(Reuters) – As top K-pop bands get ready to go back on stage or live stream new shows after being sidelined by the pandemic, their fans discover the global chip crisis has also caught up with the world of catchy tunes, glitzy outfits and elaborate dance routines.
Light sticks, a must-have accessory for hard-core enthusiasts of South Korean pop, have become pricier and harder to get due to the shortage that has hit production of anything from smartphones to cars.
The glowing wands fans wave during concerts and virtual events are fitted with so-called microcontrollers for power management and to pair with a phone to change colors, and highlight how far the squeeze has rippled through various industries and aspects of everyday life.
The price of light sticks, used by “ARMY” or fans of mega-band BTS and referred to as “ARMY bombs”, has increased by $2 to $59 from Oct. 1, Hybe entertainment-owned Weverse Shop said, blaming the “persistent global semiconductor shortage”.
“I sure hope prices won’t get too high since a lot of ARMY and other fans too cannot afford such prices,” said Pervushina Elizaveta, an entertainment company employee and a BTS fan from Estepona, Spain.
Fans of South Korean boy band SEVENTEEN will have to cough up $3 more for their light sticks, while supporters of acts such as EXO, SHINee, Girls’ Generation and YG Entertainment’s BlackPink are entirely out of luck.
SM Entertainment’s global shop said EXO, SHINee and Girls’ Generation’s fanlights were sold out, while those of BlackPink were out of stock on the band’s official website.
Hybe, SM Entertainment and other top Korean entertainment companies did not respond to requests for comment.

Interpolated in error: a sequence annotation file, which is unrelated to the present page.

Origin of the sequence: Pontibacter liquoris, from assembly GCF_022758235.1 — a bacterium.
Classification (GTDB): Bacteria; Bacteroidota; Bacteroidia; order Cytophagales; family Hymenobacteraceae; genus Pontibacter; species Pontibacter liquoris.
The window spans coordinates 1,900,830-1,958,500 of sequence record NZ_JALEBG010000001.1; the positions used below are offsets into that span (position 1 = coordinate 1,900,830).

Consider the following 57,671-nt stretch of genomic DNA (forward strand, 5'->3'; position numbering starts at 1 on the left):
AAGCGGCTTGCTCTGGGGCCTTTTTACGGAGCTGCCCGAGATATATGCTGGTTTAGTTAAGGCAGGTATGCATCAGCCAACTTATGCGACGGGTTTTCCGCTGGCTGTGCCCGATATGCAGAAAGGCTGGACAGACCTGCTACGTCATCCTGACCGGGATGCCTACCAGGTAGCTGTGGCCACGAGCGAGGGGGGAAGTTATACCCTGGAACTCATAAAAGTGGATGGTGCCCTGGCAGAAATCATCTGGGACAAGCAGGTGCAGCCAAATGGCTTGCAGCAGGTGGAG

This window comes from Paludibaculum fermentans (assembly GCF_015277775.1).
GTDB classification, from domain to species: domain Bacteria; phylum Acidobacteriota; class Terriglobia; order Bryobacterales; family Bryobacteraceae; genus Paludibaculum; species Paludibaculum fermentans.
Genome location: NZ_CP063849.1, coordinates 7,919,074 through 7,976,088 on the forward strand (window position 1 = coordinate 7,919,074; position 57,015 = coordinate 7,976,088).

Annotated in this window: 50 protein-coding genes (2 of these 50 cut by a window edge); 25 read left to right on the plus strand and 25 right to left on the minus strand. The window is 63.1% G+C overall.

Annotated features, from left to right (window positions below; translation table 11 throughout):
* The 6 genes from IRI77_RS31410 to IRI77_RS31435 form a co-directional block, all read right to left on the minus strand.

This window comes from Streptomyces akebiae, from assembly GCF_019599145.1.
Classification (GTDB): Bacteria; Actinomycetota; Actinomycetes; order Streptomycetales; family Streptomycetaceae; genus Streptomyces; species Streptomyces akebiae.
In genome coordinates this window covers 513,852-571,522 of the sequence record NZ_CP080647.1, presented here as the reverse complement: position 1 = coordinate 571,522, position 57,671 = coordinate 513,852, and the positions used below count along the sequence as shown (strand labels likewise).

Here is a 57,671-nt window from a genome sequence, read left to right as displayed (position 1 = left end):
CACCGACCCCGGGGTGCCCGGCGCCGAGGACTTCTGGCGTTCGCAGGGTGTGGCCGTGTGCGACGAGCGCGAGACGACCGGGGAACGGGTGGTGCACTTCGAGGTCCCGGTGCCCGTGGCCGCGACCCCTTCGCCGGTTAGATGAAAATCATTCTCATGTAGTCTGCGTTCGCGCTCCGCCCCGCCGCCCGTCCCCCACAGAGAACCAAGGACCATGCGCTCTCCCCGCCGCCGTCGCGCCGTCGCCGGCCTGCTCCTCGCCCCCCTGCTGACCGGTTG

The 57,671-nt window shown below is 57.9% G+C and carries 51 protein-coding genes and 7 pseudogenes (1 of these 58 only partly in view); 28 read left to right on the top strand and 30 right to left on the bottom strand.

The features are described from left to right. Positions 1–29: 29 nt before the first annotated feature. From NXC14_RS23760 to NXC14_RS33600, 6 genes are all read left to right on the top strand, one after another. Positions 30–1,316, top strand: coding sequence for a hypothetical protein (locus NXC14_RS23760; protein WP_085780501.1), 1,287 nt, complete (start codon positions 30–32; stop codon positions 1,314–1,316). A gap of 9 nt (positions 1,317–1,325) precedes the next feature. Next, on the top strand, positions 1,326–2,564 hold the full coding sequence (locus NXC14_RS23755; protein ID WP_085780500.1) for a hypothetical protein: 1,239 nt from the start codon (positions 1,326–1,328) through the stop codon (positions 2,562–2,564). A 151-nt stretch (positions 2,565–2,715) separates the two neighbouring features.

While the Grammy-nominated BTS plans to perform live in Los Angeles in November and December for the first time since the pandemic, other South Korean acts are scheduling online shows. Still, fans are looking forward to make the most of those, with light sticks on and sharing messages in chatrooms.
“It’s a fun way to feel connected to other fans all around the world so when you do get to enjoy a concert even from home you can somehow feel part of something amazing!” said Starla Stafford, a fan from Chattanooga, Tennessee.
Compounding the pain, semiconductors in light sticks are manufactured using older technologies and such low-end chips face the biggest shortage right now, said Jim Handy, an analyst with semiconductor market research firm Objective Analysis.
Wait times for semiconductor deliveries have now stretched to up to six months, compared with the usual about two months, manufacturers said.
“I bulk ordered microcontroller chips in advance, hoping live events will be back next year, because the delivery time is long,” said Ashton Jungmin Choi, a co-founder of FANLIGHT, a Seoul-based company that makes light sticks for bands such as BTS, EXO and SuperM. He said shipping charges have gone up three times, and chips cost 30% more compared with a year ago.
“It is very difficult to get any light stick. They are always in demand and it has been impossible to get the BTS Army Bombs,” said Mette Kidal, owner of All In Kpop, a Denmark-based K-pop merchandise retailer that opened a new store in the country this month to cater to surging demand.
Fanlights of TWICE sold out faster than usual, Kidal said, after the girl group teased an upcoming tour in the final scenes of their newly released all-English single “The feels”.
Reporting by Nivedita Balu and Noor Zainab Hussain in Bengaluru; Editing by Sriraj Kalluvila and Tomasz Janowski